Remarks at the joint media availability with the Prime Minister of Latvia, Krišjānis Kariņš
I am honoured to be here in Latvia at Camp Adazi with my friend Prime Minister Kariņš. I'm especially grateful to be able to visit with the women and men of the Canadian Armed Forces who are doing extraordinary work leading this battle group. I arrived in Latvia this morning and met first with President Rinkēvičs and then with Krišjānis, the Prime Minister.
Thank you so much for welcoming us today, my friend, and for being such incredible hosts for the Canadian Armed Forces members, here.
At our meetings, we discussed forging stronger ties between our countries, including increased trade. The relations between our two countries have always been solid, but today they are more important than ever. That is why we have expanded our embassy in Riga.
Our countries have strong people to people ties and also meaning full historical ties. Canada was the first G7 nation to ratify Latvia's accession to NATO, and 32 years ago we were the first G7 member to recognize the restoration of Latvia's independence. The sovereignty of nations, their territorial integrity, the rights of people to choose their own future is at the heart of why our two countries have come together today. In my meetings with both the President and the Prime Minister, our top priorities were support for Ukraine, an action we need to continue to take to deter Russia's ongoing and unacceptable aggression.
When Russia first invaded Ukraine in 2014, NATO's allies mobilized and formed Operation Reassurance to establish a strong military presence in Eastern Europe. Canada stepped up to lead a battle group here in Latvia on NATO's eastern flank beginning in 2017. To date, hundreds of Canadian Armed Forces members have trained and served alongside soldiers from across the alliance. Today, I'm announcing that we are going to more than double our presence, deploying up to an additional 1,200 members of the Canadian Armed Forces to serve and defend democracy and the rule of law.
These additional personnel will reinforce and enhance our land, maritime and air capabilities and support special operations in Central and Eastern Europe. This is part of a $2.6 billion investment we are announcing today, which also includes the purchase of critical weapons systems and support for intelligence and cyber activities.
The renewal and expansion of Operation Reassurance will help Canada make a concrete contribution to the largest reinforcement of NATO’s collective defence in a generation. To follow up on the commitment we made at the Madrid Summit last year, we will work with our allies so that the Enhanced Forward Presence Battlegroup in Latvia becomes a brigade.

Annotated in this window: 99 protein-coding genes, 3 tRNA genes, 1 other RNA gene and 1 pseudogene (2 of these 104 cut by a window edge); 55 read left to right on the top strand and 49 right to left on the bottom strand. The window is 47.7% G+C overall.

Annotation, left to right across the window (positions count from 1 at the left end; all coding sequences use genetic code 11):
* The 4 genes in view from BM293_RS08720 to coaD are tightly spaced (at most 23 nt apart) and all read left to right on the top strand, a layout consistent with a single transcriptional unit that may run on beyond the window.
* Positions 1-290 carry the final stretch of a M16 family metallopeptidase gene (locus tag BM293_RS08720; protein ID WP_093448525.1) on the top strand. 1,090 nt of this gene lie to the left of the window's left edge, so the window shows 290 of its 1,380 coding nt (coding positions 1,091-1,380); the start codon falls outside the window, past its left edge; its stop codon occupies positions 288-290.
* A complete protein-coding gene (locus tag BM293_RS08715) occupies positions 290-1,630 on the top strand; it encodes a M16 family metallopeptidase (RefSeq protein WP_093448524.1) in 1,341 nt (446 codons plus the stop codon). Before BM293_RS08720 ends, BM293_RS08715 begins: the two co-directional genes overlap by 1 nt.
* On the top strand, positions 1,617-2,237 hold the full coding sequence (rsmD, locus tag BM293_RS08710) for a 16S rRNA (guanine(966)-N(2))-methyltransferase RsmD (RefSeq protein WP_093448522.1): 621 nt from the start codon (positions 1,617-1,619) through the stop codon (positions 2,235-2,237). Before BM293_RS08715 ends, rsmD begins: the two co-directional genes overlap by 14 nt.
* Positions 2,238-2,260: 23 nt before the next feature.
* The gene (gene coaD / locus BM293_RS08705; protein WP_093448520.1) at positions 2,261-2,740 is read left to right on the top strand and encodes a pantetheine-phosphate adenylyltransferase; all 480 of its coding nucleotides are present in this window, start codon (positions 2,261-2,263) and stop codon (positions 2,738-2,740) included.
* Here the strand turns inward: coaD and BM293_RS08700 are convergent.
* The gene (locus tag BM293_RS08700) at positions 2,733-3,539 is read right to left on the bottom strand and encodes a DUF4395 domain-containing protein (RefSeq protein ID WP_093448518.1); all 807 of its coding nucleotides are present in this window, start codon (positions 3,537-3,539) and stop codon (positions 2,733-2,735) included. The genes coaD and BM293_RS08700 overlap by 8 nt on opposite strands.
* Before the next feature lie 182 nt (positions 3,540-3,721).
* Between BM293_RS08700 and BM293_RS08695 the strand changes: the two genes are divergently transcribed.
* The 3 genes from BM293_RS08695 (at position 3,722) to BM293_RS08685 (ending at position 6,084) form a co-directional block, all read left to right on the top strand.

This is just one more way that Canada is stepping up to support our allies and standing up against the Kremlin's aggression.
Canada has helped lead the charge in putting in place one of the toughest sanctions regimes ever. We've provided billions of dollars in military, humanitarian and financial support to Ukrainians in their heroic defence against Russian invaders. Canada and all countries must be clear that Russia's unprovoked war on an independent country, on a free and democratic Ukraine is a threat to freedom, international law, human rights and the whole set of shared democratic values that generations of soldiers have fought to defend.
I look forward to meeting with CAF members on the base here and thank them for their sacrifice and their service. This is Canada's largest overseas mission, and we are here because European security is important to Canadian security. As soldiers in Operation Reassurance. You have an important role to play in defending and deterring the very serious threats to peace and stability that we're seeing today.
And you do it thousands of miles from home, away from your family and loved ones. So, thank you.
I was struck by the courage and solidarity of the members of the battlegroup that you are leading here in Latvia. Canadians are proud to serve alongside men and women from one third of NATO’s member countries: Albania, the Czech Republic, Iceland, Italy, Montenegro, North Macedonia, Poland, Slovakia, Slovenia, Spain and soon Denmark. And now that Finland is a member of NATO and that Sweden will soon follow suit, we hope that our new friends will join members of this incredibly solid and diverse Battlegroup.
This Enhanced Forward Presence is the most multinational in all of NATO, and this is a testament to the incredible support of all these nations and Canada's belief in strength through multilateralism.
As Krišjānis pointed out, this is the way forward in modern defence. Almost a dozen countries from across NATO are cooperating, training and working alongside each other and learning valuable lessons from each other that make our collective defence stronger. One thing we always say in Canada is that diversity is a source of strength for this battle group here in Camp Adazi is proof of that, and the work we're doing together is incredibly valuable to NATO's future.
To all the troops, I want to say your service together in this mission is a great symbol for all to see that democratic nations are as strong and united as ever. NATO unity is more important than it ever has been as we're faced with a foe that still believes that might should make right and that wants to destroy everything that we've built. As allies, we draw from our strength- we draw our strength from our belief in peace, stability and the rights of people to be free to choose their own future. And I know that this is what we will focus on at the NATO Leaders Summit this week. These beliefs are what we stand for and what the troops here at Camp Adazi tirelessly defend.
Canadians and our allies and partners are incredibly grateful for all that you have done.
Thank you for your service. Thank you all for being here today.